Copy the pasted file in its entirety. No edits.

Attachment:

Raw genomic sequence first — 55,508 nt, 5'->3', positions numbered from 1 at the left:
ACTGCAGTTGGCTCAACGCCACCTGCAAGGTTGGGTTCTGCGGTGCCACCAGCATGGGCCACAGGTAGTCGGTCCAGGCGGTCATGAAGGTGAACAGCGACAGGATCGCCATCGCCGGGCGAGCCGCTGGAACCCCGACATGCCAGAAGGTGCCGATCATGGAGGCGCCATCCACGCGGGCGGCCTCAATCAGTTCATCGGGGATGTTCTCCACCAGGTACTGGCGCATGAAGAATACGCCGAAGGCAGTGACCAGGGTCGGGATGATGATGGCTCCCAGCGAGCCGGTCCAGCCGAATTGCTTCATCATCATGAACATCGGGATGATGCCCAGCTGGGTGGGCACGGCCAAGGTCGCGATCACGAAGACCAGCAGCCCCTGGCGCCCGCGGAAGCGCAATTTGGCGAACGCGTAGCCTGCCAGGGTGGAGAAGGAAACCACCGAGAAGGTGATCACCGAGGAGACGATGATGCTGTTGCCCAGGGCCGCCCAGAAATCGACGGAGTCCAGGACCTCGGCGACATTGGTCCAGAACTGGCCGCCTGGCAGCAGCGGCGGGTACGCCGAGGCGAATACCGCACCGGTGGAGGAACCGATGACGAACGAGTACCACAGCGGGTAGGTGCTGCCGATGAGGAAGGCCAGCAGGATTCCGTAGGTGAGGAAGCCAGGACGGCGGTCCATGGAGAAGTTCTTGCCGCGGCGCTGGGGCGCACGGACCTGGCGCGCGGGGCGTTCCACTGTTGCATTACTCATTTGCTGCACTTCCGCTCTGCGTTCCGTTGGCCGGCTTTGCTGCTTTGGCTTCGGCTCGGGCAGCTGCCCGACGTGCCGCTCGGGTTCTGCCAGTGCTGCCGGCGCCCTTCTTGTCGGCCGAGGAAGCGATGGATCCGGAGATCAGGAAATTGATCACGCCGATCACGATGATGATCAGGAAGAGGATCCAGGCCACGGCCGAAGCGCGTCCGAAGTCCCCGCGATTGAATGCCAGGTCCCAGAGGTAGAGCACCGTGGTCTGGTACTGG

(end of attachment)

Raw genomic sequence first — 55,508 nt, 5'->3', positions numbered from 1 at the left:
ACTGCAGTTGGCTCAACGCCACCTGCAAGGTTGGGTTCTGCGGTGCCACCAGCATGGGCCACAGGTAGTCGGTCCAGGCGGTCATGAAGGTGAACAGCGACAGGATCGCCATCGCCGGGCGAGCCGCTGGAACCCCGACATGCCAGAAGGTGCCGATCATGGAGGCGCCATCCACGCGGGCGGCCTCAATCAGTTCATCGGGGATGTTCTCCACCAGGTACTGGCGCATGAAGAATACGCCGAAGGCAGTGACCAGGGTCGGGATGATGATGGCTCCCAGCGAGCCGGTCCAGCCGAATTGCTTCATCATCATGAACATCGGGATGATGCCCAGCTGGGTGGGCACGGCCAAGGTCGCGATCACGAAGACCAGCAGCCCCTGGCGCCCGCGGAAGCGCAATTTGGCGAACGCGTAGCCTGCCAGGGTGGAGAAGGAAACCACCGAGAAGGTGATCACCGAGGAGACGATGATGCTGTTGCCCAGGGCCGCCCAGAAATCGACGGAGTCCAGGACCTCGGCGACATTGGTCCAGAACTGGCCGCCTGGCAGCAGCGGCGGGTACGCCGAGGCGAATACCGCACCGGTGGAGGAACCGATGACGAACGAGTACCACAGCGGGTAGGTGCTGCCGATGAGGAAGGCCAGCAGGATTCCGTAGGTGAGGAAGCCAGGACGGCGGTCCATGGAGAAGTTCTTGCCGCGGCGCTGGGGCGCACGGACCTGGCGCGCGGGGCGTTCCACTGTTGCATTACTCATTTGCTGCACTTCCGCTCTGCGTTCCGTTGGCCGGCTTTGCTGCTTTGGCTTCGGCTCGGGCAGCTGCCCGACGTGCCGCTCGGGTTCTGCCAGTGCTGCCGGCGCCCTTCTTGTCGGCCGAGGAAGCGATGGATCCGGAGATCAGGAAATTGATCACGCCGATCACGATGATGATCAGGAAGAGGATCCAGGCCACGGCCGAAGCGCGTCCGAAGTCCCCGCGATTGAATGCCAGGTCCCAGAGGTAGAGCACCGTGGTCTGGTACTGG